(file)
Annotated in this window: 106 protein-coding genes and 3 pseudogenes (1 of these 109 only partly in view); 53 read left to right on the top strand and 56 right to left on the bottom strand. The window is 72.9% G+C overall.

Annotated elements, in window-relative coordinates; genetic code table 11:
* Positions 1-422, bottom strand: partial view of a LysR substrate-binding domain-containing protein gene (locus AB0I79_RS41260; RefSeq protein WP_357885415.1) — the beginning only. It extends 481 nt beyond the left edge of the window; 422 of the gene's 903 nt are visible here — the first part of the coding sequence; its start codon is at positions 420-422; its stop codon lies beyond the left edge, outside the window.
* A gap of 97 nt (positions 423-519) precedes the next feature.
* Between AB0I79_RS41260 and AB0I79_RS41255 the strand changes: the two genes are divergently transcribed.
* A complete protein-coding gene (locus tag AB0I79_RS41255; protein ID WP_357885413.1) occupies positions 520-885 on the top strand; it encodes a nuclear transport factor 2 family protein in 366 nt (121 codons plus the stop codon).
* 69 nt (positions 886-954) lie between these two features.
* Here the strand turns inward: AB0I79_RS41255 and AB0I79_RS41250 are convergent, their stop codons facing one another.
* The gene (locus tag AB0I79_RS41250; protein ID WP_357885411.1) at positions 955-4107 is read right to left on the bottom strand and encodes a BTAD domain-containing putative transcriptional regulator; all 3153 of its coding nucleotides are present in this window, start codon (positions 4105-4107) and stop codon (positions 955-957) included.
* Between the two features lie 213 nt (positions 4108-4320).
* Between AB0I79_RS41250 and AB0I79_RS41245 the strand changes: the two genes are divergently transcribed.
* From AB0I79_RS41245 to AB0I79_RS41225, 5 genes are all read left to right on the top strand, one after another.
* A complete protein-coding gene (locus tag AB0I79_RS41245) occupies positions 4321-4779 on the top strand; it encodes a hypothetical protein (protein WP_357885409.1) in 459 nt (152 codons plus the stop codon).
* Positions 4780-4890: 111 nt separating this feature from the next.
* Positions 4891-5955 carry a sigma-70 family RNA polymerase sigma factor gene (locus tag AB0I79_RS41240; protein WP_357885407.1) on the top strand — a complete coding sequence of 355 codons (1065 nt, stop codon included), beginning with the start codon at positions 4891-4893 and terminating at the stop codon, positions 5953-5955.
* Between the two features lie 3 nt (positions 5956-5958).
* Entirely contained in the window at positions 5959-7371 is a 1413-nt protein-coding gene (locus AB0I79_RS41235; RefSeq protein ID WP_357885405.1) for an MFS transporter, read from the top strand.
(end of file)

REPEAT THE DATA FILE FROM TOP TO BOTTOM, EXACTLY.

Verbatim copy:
Annotated in this window: 106 protein-coding genes and 3 pseudogenes (1 of these 109 only partly in view); 53 read left to right on the top strand and 56 right to left on the bottom strand. The window is 72.9% G+C overall.

Annotated elements, in window-relative coordinates; genetic code table 11:
* Positions 1-422, bottom strand: partial view of a LysR substrate-binding domain-containing protein gene (locus AB0I79_RS41260; RefSeq protein WP_357885415.1) — the beginning only. It extends 481 nt beyond the left edge of the window; 422 of the gene's 903 nt are visible here — the first part of the coding sequence; its start codon is at positions 420-422; its stop codon lies beyond the left edge, outside the window.
* A gap of 97 nt (positions 423-519) precedes the next feature.
* Between AB0I79_RS41260 and AB0I79_RS41255 the strand changes: the two genes are divergently transcribed.
* A complete protein-coding gene (locus tag AB0I79_RS41255; protein ID WP_357885413.1) occupies positions 520-885 on the top strand; it encodes a nuclear transport factor 2 family protein in 366 nt (121 codons plus the stop codon).
* 69 nt (positions 886-954) lie between these two features.
* Here the strand turns inward: AB0I79_RS41255 and AB0I79_RS41250 are convergent, their stop codons facing one another.
* The gene (locus tag AB0I79_RS41250; protein ID WP_357885411.1) at positions 955-4107 is read right to left on the bottom strand and encodes a BTAD domain-containing putative transcriptional regulator; all 3153 of its coding nucleotides are present in this window, start codon (positions 4105-4107) and stop codon (positions 955-957) included.
* Between the two features lie 213 nt (positions 4108-4320).
* Between AB0I79_RS41250 and AB0I79_RS41245 the strand changes: the two genes are divergently transcribed.
* From AB0I79_RS41245 to AB0I79_RS41225, 5 genes are all read left to right on the top strand, one after another.
* A complete protein-coding gene (locus tag AB0I79_RS41245) occupies positions 4321-4779 on the top strand; it encodes a hypothetical protein (protein WP_357885409.1) in 459 nt (152 codons plus the stop codon).
* Positions 4780-4890: 111 nt separating this feature from the next.
* Positions 4891-5955 carry a sigma-70 family RNA polymerase sigma factor gene (locus tag AB0I79_RS41240; protein WP_357885407.1) on the top strand — a complete coding sequence of 355 codons (1065 nt, stop codon included), beginning with the start codon at positions 4891-4893 and terminating at the stop codon, positions 5953-5955.
* Between the two features lie 3 nt (positions 5956-5958).
* Entirely contained in the window at positions 5959-7371 is a 1413-nt protein-coding gene (locus AB0I79_RS41235; RefSeq protein ID WP_357885405.1) for an MFS transporter, read from the top strand.